Before I get to introducing the first of our distinguished psychologists, I would like to speak a bit about this project. Why have such a project? Why celebrate and acknowledge psychologists who have contributed to social change? Perhaps there are many answers, but I think that most pertinent ones lies with the basic nature of psychology both internationally and in South Africa and to do with the kinds of role models we, at least at Rhodes, would like make visible to our students.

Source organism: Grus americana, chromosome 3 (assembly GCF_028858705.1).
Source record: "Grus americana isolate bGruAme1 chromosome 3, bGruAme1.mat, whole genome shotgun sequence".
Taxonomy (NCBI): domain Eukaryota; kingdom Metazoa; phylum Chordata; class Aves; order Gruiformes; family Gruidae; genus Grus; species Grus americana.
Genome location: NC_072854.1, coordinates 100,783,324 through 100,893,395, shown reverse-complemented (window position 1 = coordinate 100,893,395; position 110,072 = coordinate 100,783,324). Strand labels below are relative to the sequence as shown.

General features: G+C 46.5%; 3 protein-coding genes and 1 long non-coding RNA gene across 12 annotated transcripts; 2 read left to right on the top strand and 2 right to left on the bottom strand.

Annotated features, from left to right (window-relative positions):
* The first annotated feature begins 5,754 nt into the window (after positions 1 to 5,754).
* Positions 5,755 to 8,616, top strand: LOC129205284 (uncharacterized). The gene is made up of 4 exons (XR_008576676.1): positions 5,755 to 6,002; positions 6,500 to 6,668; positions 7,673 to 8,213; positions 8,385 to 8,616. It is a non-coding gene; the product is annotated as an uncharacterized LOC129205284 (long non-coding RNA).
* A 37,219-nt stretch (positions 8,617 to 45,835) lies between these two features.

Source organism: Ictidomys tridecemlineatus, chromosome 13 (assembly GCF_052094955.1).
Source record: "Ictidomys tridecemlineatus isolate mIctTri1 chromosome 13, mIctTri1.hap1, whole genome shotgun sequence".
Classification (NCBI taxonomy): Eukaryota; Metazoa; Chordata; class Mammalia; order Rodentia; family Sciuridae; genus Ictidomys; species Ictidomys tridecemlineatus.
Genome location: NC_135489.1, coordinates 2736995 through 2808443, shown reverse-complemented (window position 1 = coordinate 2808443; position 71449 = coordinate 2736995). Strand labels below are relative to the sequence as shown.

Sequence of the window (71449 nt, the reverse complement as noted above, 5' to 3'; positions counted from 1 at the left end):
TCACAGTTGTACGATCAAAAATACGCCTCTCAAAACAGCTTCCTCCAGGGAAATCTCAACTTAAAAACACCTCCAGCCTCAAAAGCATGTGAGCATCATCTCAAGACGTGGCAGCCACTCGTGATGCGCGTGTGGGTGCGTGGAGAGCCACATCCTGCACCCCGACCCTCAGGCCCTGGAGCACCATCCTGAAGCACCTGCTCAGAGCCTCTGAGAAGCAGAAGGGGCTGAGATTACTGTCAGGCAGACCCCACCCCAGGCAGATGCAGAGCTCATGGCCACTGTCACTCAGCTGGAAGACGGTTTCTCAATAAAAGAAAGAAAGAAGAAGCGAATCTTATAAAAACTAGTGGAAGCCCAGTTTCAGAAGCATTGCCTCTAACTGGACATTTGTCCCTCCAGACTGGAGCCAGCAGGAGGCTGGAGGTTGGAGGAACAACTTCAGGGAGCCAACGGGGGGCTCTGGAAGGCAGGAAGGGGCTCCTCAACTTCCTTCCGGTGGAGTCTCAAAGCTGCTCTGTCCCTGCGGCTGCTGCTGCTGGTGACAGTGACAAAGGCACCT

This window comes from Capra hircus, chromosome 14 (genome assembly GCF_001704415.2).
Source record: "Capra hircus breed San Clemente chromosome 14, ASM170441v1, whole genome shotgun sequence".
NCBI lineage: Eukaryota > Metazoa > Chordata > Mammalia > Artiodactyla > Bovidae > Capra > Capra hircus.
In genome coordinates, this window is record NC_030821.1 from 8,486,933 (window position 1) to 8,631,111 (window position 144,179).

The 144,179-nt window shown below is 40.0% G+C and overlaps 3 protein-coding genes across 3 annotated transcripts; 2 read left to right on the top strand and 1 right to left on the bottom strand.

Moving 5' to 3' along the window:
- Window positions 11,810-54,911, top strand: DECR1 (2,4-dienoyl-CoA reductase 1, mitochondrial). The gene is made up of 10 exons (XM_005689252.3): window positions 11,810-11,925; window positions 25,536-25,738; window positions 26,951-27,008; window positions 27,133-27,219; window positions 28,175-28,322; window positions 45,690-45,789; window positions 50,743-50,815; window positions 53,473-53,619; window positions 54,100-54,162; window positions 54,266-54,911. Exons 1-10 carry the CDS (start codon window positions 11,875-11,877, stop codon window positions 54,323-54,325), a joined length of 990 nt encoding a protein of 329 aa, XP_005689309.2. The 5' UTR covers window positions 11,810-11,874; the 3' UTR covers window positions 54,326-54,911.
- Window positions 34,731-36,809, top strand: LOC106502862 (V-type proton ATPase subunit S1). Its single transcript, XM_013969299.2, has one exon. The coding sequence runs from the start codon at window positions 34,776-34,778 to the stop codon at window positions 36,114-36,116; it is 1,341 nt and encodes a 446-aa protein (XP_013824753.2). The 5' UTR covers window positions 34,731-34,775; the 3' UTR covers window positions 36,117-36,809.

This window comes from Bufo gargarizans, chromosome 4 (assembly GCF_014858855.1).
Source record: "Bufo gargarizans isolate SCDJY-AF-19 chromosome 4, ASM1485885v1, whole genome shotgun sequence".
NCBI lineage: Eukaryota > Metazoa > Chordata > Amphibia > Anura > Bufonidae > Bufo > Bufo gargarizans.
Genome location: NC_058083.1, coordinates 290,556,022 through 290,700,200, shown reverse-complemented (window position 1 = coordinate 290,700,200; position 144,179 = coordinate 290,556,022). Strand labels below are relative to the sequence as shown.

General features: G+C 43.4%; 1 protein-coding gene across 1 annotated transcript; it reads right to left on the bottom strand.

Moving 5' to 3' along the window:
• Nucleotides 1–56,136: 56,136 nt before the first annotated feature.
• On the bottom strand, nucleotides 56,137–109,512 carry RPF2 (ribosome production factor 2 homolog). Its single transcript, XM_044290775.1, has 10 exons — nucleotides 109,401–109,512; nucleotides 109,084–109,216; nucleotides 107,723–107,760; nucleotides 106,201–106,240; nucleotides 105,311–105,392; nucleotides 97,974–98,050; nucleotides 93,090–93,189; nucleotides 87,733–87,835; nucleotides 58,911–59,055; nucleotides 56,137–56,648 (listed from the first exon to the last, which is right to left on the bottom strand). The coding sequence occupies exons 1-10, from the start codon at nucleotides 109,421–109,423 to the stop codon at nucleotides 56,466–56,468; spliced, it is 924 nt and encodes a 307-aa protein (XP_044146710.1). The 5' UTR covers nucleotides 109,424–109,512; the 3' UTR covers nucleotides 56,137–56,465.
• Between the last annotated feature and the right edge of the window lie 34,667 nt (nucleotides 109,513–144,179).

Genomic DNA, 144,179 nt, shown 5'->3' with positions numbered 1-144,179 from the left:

Psychology is, of course, a very diverse discipline, and so what I am about to say needs to be seen in the light of providing broad brush strokes that will, I am sure, on closer inspection look quite coarse. Nevertheless, let me proceed with the broad brush stroke. Two major trends within Psychology mitigate against psychologists working within an intellectual or professional model that takes social change as its overt aim. These are an emphasis on the individual, and a mimicking of a natural science model of investigation. Turning to the first of these, Psychology, both in South Africa and internationally, has taken, in the past and, to a large extent still takes the individual as its starting point of analysis. We have spent much time analysing the cognitive functions, the developmental stages, the personality, the neurology, the abnormal behaviour, the motivations, the memory, the emotional states and etc. of the individual. Now, I do not wish to suggest that this kind of activity is, in and of itself, problematic. However, all too frequently, the socio-political, socio-economic and socio-spatial elements that are all intricately interwoven in these issues are either ignored or treated as an add-on. Or perhaps I should state that the taken-for-granted context is masculinist, middle-class, white, heterosexual, able-bodied environment. Where environments differ to these, they are seen as exotic or pathological.